How to… picture this

In the first of a practical, ‘how to’ series, Amanda Kendal looks at some tips to get the best out of photographs in your campaigning

dull line up of people with placards

How often have you found yourself wishing you had something to illustrate the branch newsletter or to use online with your UNISON work?

Sometimes, you might already have a picture – but is it appropriate?

For instance, imagine your newsletter is featuring a member who has been involved in a health and safety issue. You’ve got a picture of them sitting in a restaurant with a glass of wine.

It’s absolutely perfect – for a personal social media account. But does it really say what you want it to about what the branch is doing in the workplace?

The picture at the top of this article shows how a line-up of people can be rather dull – this is more active.

Many people have digital cameras – and most of what follows applies to those too – but the cameras on nearly every phone today make obtaining photographs a lot easier and more immediate than ever.

One person – one placard. Could it be better?

There are some things to bear in mind, though.

Some phone cameras produce excellent photos that can be used in a variety of places, but others don’t – particularly if the light is not good where you want to take your picture.

One person – one placard. And it’s much better.

And since UNISON has a policy of not using flash at union events, that means light has to be a consideration if you’re inside.

The best bet is to be aware of what your own camera phone can and can’t do. In other words, try it in different light, inside and out and so on.

And on the subject of light, make sure that the sun or interior light source is behind you and not behind the intended subject.

If you need a photograph for print, then it needs to be of a much higher quality – and a much bigger file – than if you are only intending to publish it online.

To give you a better idea of how this works: to be uploaded on the internet, pictures are processed to have 72 dots per inch (DPI); for print, it’s 300 DPI – that’s a lot more information in a picture.

Thinking about where and how you want to use any photograph also helps make sure you use the best format.

For most social media and internet use, shooting ‘landscape’ – i.e. with your phone on its side – is best. If you want to use it on Instagram, some cameras now have a square mode that suits that app.

But if you’re going to use your picture in print, then you have much more flexibility. If you have the time, it’s always worth trying both ‘landscape’ and ‘portrait’.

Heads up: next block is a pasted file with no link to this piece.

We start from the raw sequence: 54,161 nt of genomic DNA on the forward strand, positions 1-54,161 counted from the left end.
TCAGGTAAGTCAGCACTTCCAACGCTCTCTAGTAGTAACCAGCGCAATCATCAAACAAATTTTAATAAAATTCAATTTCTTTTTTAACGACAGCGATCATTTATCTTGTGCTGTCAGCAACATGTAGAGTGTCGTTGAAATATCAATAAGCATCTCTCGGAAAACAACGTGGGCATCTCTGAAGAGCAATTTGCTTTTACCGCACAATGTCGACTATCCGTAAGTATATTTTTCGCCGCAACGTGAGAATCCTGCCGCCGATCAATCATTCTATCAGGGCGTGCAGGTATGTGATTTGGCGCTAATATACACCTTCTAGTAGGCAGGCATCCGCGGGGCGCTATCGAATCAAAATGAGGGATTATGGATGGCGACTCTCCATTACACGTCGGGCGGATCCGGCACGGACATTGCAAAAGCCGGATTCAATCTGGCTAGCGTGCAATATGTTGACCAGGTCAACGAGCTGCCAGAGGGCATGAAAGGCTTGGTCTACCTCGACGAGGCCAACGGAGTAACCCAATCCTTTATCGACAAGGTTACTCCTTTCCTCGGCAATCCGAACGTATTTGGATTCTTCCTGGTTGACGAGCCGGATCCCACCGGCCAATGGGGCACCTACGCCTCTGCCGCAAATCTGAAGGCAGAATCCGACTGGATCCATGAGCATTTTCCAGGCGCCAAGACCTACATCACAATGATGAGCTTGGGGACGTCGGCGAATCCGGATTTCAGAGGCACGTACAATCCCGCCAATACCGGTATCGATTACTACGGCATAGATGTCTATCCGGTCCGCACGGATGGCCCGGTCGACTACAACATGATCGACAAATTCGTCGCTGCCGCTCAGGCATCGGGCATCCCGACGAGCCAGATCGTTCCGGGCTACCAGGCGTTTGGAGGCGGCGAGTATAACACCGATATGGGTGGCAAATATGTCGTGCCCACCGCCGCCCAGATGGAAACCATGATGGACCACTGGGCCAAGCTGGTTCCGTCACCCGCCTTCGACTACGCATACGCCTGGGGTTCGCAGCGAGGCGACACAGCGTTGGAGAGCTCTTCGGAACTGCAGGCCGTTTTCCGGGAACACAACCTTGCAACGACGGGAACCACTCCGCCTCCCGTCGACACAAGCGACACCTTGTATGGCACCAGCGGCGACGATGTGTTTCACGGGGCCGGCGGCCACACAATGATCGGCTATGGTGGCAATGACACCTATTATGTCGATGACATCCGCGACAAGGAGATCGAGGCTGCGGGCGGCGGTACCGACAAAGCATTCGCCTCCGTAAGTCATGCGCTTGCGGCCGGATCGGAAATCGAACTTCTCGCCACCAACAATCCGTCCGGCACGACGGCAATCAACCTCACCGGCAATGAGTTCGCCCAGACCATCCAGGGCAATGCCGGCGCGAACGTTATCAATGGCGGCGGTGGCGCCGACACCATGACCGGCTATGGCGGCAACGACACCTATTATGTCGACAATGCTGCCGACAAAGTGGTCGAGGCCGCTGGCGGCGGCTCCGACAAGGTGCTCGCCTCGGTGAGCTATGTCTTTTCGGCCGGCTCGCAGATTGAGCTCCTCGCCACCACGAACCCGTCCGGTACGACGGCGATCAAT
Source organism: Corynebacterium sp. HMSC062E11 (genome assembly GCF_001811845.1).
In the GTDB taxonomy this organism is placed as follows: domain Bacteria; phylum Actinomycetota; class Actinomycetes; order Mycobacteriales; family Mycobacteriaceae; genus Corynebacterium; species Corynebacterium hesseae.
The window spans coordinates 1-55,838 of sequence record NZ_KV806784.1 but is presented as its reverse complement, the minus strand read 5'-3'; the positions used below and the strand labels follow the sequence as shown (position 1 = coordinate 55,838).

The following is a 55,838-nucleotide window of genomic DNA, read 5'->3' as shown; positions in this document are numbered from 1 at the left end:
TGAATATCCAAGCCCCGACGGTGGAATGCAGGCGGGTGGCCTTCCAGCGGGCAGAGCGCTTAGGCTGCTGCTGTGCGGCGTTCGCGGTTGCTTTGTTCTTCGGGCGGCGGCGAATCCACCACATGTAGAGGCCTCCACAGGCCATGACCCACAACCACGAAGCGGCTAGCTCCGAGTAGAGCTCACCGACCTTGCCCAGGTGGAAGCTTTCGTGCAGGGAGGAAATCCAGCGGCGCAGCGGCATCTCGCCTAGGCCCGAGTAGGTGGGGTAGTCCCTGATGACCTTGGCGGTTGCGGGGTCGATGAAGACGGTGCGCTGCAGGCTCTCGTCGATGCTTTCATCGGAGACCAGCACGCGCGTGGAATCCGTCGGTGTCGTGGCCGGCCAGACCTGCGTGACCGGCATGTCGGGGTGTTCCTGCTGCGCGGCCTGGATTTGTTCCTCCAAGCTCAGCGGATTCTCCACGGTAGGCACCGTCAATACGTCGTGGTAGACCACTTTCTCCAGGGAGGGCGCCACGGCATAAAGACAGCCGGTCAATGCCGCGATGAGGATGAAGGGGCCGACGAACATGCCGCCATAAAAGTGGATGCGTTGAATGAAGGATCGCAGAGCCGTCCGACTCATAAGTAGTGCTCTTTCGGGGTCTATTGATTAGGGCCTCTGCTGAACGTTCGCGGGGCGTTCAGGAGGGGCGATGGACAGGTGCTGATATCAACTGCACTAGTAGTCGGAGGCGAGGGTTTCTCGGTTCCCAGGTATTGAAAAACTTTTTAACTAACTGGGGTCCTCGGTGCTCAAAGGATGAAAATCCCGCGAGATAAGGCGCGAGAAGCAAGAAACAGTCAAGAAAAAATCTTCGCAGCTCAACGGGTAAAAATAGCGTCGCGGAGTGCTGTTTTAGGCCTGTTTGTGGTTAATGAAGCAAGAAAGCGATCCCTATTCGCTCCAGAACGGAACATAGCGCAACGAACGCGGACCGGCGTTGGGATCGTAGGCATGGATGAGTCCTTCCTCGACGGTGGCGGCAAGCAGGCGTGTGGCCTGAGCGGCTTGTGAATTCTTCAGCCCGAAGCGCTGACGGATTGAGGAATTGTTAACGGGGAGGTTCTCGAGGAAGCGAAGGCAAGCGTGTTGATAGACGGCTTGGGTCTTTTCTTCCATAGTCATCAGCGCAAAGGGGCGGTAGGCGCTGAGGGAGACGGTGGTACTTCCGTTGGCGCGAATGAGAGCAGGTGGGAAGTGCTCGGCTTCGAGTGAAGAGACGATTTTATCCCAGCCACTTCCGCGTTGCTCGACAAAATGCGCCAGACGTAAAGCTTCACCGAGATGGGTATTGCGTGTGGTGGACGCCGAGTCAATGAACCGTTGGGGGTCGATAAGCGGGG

In many cases, you’ll probably feel that all this is governed by only having a moment or so to grab a snap. But it’s always worth trying to take longer.

In most circumstances, you have the chance to control what your picture will look like – ask people to move around to improve a photo, for instance. Never feel too shy to ask.

Five people with placards badly composedSpot the things that are wrong with this picture.

If you’re photographing a picket or a stand at an event, try to avoid lines of people. Grouping people can be much more interesting visually – and can give an impression of an event being busier or more crowded.

Make sure shorter people are in the front and check you can see everyone’s face – especially if they’re holding placards. So no, there’s no hiding at the back!

Use chairs or sofas to create visual interest and variation among your group.

Check there’s nobody who looks as if something is sticking out of their head – and if there is, move it or them.

And here’s how you can make a small group look much better for a picture.

If there are placards, make sure they’re all the right way up – and check everyone’s looking in the right direction.

On other occasions, you might need to take a portrait of someone, a member or a fellow rep, for example if a local newspaper wants to illustrate a story about them.

Try to make sure you have good lighting and that you use a neutral background. You can make such pictures look smart and professional – and much more than a ‘mug shot’.

Not the best way to shoot a portrait.

Shoot in part profile, for instance – get them to look slightly away from the camera rather than straight at it. Stand on a chair – carefully, mind – and have the subject look up at you (this is great if someone is worried about how their neck looks).

People are often at a loss for what to do with their hands, so letting them do what comes naturally – crossing their arms, perhaps – will help.

A much more engaging approach.

Given what we said earlier about using landscape shots for much social media, it can seem awkward to produce a portrait this way.

But a good way to see it is by thinking of what artists and photographers know as ‘the rule of thirds’.

Don’t put your figure in the middle of your picture – put them in one third of the frame, with two thirds left over. It might sound counterintuitive, but it works far better.

And it also illustrates the value of using a neutral background. You can Photoshop a messy background into a plain one, why give yourself the trouble?

Finally, sometimes cropping a photo will improve how it looks. There are lots of tools to help you ‘process’ your shots after you’ve taken them. Many smartphone cameras now have the facility to do a minimal amount of work on a picture.

These are just a few hints that should help you to take better pictures for the right media. It can make a difference to your work – and it can be fun too.

So get snapping.

All photos were taken on an iPhone 6Plus